Rochester firm seeks to build $365 million trash incinerator in Seneca County
A "entrepreneurial" Rochester startup company has proposed a massive trash-burning incinerator in Seneca County.
The $365 million incinerator, which would burn up to 175 truckloads of solid waste each day, would be built on a 48-acre parcel that once was part of the storied Seneca Army Depot.
The facility, which would loom 180 feet high over the landscape with a smokestack that reaches even higher, would generate electricity and create ash that the developers say could be reused. The plant would be able to receive trash via rail as well as truck.
The parcel is not far from other depot property that is now known as Deer Haven Park, a preserve for the depot's famous white deer and a military history tourism destination.
The parcel where the new facility would go is owned by a company controlled by Rochester developer David Flaum, though the project is being undertaken by an unrelated company, Circular enerG LLC.
"We just think it’s a great project and it’s a really neat feature for handling solid waste," said Circular enerG' s counsel, Alan Knauf, a well-known environmental lawyer in Rochester.
Knauf said the facility, which would be opened in 2021 at the earliest, is preferable to landfills because it controls odors and captures the energy potential in trash.
Many landfills do collect methane from rotting waste and burn it to generate electricity, but do not do so as efficiently as the waste-to-energy plant would, Knauf said.
Circular enerG, incorporated just 11 months ago, is affiliated with Top Capital of New York, with which it shares a downtown Rochester office. That firm is best known locally for a controversial proposal to turn the historic Rochester seminary near Highland Park into a luxury hotel.
The company or its affiliates also are involved in senior-housing projects in Brockport and Saratoga Springs, and an undertaking to manufacture LED lights or fixtures in Rochester.
Top Capital's promotional material cites its use of funding obtained through the EB-5 program, which offers legal residency in the United States to citizens of foreign countries who invest at least $500,000 in a development project.
Knauf said the fact that Circular enerG has no track record, let alone experience in solid-waste management, can be considered a plus.
"Getting somebody new in the industry that is entrepreneurial — that wants to do something positive and in line with global climate-change policy — that’s a good thing," he said.
Circular enerG submitted its proposal to the planning board in the Seneca County town of Romulus about 10 days ago, said William Karlsen, the board's vice chair. He said he knew nothing about the company except that it was from the Rochester area.
"This is so new to us. It’s an incinerator design that’s been used overseas. This is almost like the first one in the United States. It’s a new technology." Karlsen said. "It sounds too good to be true, but my ears are open. I don’t know everything. I want to hear about it. Let’s hear them out."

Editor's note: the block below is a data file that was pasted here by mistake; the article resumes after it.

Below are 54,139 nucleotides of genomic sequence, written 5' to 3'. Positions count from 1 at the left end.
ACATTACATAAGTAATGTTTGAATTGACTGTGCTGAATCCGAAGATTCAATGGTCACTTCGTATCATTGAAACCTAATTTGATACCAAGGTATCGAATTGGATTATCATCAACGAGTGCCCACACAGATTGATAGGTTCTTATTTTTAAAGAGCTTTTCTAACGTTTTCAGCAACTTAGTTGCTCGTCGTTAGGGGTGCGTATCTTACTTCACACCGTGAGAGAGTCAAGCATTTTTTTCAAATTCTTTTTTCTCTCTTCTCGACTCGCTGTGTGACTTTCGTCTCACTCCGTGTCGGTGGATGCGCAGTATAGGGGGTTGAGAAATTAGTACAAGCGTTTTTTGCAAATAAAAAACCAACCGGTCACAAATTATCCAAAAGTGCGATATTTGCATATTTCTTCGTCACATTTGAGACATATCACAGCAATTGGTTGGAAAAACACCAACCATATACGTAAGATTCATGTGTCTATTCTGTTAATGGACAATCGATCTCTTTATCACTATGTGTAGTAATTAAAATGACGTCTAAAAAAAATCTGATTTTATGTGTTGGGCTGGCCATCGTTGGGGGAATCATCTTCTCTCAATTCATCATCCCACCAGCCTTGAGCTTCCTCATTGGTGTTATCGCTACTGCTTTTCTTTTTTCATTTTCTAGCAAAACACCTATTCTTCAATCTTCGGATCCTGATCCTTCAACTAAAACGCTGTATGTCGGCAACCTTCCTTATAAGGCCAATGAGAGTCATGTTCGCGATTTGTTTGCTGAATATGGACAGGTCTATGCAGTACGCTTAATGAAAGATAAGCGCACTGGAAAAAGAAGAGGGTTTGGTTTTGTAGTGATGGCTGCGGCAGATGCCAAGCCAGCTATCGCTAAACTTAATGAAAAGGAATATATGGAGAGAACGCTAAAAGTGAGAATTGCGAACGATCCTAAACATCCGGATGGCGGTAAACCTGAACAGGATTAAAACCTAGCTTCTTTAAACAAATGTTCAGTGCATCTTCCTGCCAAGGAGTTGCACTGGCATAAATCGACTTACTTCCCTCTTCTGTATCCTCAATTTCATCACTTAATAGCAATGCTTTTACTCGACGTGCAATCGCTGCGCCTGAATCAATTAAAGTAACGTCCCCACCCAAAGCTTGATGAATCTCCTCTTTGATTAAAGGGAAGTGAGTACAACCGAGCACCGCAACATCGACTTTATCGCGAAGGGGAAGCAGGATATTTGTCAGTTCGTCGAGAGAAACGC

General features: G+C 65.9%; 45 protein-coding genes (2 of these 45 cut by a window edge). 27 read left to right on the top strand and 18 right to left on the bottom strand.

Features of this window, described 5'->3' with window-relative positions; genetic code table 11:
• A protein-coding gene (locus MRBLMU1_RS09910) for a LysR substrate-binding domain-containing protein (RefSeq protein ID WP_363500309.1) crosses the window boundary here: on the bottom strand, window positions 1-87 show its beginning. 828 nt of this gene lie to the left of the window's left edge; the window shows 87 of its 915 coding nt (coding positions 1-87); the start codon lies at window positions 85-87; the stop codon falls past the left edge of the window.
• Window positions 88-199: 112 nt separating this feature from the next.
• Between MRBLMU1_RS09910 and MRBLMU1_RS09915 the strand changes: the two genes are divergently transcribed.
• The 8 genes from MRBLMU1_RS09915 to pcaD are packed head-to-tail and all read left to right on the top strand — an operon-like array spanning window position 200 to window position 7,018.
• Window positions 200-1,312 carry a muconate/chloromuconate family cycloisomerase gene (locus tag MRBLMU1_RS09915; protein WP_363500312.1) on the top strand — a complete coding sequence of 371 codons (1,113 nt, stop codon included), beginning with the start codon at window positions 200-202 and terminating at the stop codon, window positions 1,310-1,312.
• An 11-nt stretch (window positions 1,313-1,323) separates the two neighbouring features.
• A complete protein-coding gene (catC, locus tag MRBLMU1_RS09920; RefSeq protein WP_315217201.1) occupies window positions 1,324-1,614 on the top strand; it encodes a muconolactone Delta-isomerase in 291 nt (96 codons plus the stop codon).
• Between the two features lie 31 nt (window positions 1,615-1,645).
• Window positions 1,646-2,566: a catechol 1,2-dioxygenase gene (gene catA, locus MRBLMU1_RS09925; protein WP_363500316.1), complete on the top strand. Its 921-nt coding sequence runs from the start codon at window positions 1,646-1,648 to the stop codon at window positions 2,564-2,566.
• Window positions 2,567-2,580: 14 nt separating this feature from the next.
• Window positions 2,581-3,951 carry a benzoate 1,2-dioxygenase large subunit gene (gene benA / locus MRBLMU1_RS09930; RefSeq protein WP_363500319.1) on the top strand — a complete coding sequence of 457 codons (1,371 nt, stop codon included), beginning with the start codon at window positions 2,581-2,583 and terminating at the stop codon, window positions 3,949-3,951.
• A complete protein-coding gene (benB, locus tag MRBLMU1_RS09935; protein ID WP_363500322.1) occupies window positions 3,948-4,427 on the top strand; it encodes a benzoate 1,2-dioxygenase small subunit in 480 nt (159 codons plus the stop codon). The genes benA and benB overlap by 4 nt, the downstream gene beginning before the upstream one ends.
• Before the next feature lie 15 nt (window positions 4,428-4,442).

Karlsen noted, though, that "there’s already opposition mounting now that this is public."
Several online news outlets have publicized the proposal in recent days, including a blog about environmental affairs in the Finger Lakes, Water Front. The blogger, Peter Mantius, published a document from the Circular enerG proposal late last week.
2,600 tons of trash each day
News that a company wants to bring an additional 2,600 tons of trash each day to the Finger Lakes for disposal is likely to be unpopular with some quarters.
The region already is home to four of the state's 10 largest landfills, and there have been repeated protests and litigation over expansion proposals at three of them. At present, residents are voicing complaints over odor issues at the landfills in Seneca County and the Monroe County town of Perinton.
Waste-burning incinerators also bring concerns about toxic constituents in smokestack emissions and ash. There were lengthy debates about incinerator proposals in Ontario and other Finger Lakes counties in the 1980s, but the proposals were never carried out.
Knauf said solid waste would be unloaded inside the hulking structure and odors would not escape outside. He also said the plant would be able to meet modern standards for conventional and toxic air pollutants.
Dennis Money, president of the group that runs Deer Haven Park, said he learned about the incinerator proposal Monday morning.
"My initial concern was, first of all, why do we need one there between two of the most beautiful Finger Lakes," he said, referring to the lakes that bound the county on east and west, Cayuga and Seneca.
"We need to find out more about it, but on the surface of it, I would be against it personally," Money said.
The Seneca County location was chosen, Knauf said, because the former depot property offers land appropriate for industrial development, utilities, and rail and road connections.
Trash would be imported to the site from distant locations such as New York City, as it already is to several of the large local landfills. Eventually, it might replace those landfills when their permits expire, Knauf said.
The state Department of Environmental Conservation, which would have to issue one or more permits to the company, said it had met with Circular enerG officials "to discuss New York's rigorous permitting process, should the project proceed."
But no permit applications had been filed as of Monday, DEC spokesman Kevin Frazier said.
There are nine permitted solid-waste incinerators in New York according to 2016 annual reports filed with the DEC. The nearest are in suburban Syracuse and Niagara Falls.
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